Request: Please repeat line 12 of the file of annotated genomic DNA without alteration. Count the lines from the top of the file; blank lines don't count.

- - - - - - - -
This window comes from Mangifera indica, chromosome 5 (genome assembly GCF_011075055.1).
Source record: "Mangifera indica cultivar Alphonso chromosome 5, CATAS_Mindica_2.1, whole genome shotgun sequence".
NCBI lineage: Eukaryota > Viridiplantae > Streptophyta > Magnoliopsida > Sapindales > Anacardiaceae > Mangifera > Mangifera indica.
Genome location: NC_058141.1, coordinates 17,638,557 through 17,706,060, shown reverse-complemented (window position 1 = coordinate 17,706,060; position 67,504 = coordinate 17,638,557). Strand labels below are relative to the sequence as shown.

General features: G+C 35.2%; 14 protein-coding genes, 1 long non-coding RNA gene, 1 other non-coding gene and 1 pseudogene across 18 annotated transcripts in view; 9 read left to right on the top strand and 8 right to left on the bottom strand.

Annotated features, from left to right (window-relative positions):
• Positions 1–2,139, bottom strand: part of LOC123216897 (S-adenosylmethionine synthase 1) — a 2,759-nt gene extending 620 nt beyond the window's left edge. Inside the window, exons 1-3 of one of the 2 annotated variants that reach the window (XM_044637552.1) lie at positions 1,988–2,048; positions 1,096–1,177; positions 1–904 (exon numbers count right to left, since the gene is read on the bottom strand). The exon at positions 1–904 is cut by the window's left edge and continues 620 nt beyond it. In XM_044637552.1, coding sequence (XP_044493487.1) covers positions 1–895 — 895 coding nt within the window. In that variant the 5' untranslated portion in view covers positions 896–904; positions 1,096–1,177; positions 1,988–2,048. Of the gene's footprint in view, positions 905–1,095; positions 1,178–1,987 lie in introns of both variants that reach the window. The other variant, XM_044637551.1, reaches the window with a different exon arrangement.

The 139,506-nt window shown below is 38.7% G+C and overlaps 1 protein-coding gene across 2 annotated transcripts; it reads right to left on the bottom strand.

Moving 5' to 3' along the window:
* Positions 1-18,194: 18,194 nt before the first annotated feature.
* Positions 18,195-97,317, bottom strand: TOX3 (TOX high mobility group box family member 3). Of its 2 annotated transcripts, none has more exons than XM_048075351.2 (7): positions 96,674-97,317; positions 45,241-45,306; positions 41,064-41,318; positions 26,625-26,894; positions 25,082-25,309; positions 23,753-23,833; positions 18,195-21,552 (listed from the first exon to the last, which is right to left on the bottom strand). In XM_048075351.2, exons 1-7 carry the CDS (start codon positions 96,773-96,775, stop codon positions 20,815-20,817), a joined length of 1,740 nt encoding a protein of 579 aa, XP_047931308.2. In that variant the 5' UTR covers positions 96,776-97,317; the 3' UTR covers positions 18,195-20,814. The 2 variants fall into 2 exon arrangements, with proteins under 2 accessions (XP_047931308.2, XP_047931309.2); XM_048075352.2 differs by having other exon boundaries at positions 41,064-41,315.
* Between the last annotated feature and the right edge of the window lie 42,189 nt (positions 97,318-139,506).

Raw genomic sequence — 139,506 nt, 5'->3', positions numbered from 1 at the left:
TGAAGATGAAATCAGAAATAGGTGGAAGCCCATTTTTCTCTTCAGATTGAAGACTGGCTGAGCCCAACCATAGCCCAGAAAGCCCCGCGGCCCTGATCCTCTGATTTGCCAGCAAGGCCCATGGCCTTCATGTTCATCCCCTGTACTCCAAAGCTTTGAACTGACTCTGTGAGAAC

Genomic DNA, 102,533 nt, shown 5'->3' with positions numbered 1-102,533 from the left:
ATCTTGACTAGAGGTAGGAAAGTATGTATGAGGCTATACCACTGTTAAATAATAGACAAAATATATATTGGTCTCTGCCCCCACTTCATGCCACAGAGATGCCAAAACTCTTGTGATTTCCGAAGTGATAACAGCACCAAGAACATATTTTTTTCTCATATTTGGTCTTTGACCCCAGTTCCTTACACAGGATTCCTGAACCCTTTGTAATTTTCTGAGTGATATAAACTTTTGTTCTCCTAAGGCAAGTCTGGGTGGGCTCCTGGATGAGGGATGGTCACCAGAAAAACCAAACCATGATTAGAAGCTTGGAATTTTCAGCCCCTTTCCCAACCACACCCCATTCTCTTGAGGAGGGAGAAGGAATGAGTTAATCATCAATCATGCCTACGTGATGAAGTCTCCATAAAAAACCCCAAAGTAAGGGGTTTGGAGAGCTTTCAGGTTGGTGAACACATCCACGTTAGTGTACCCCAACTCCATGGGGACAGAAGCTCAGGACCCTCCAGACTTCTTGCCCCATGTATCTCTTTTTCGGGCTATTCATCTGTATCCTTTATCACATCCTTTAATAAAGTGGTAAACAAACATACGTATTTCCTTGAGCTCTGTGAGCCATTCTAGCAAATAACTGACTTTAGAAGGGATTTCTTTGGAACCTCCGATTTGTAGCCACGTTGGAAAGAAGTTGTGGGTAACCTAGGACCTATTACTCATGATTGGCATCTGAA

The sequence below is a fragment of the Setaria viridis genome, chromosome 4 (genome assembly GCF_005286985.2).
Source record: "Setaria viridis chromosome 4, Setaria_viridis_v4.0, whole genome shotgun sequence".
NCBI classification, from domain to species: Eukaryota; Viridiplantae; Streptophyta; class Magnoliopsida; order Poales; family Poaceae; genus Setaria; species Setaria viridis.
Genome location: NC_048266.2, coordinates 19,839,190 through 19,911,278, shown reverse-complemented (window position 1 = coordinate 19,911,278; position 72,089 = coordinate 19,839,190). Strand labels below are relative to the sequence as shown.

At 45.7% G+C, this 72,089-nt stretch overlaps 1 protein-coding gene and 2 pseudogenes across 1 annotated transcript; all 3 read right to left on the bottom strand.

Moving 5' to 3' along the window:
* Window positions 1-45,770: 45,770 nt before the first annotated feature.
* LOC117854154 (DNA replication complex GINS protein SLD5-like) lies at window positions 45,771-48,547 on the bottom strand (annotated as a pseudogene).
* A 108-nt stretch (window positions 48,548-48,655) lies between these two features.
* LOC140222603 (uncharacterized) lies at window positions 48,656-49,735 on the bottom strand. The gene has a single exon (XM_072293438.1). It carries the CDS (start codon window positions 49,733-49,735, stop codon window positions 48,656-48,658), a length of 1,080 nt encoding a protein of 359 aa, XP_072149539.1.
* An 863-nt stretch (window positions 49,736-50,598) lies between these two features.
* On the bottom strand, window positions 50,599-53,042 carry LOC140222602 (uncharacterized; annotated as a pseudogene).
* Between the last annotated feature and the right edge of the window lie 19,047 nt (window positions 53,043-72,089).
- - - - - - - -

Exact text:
* Between the last annotated feature and the right edge of the window lie 42,189 nt (positions 97,318-139,506).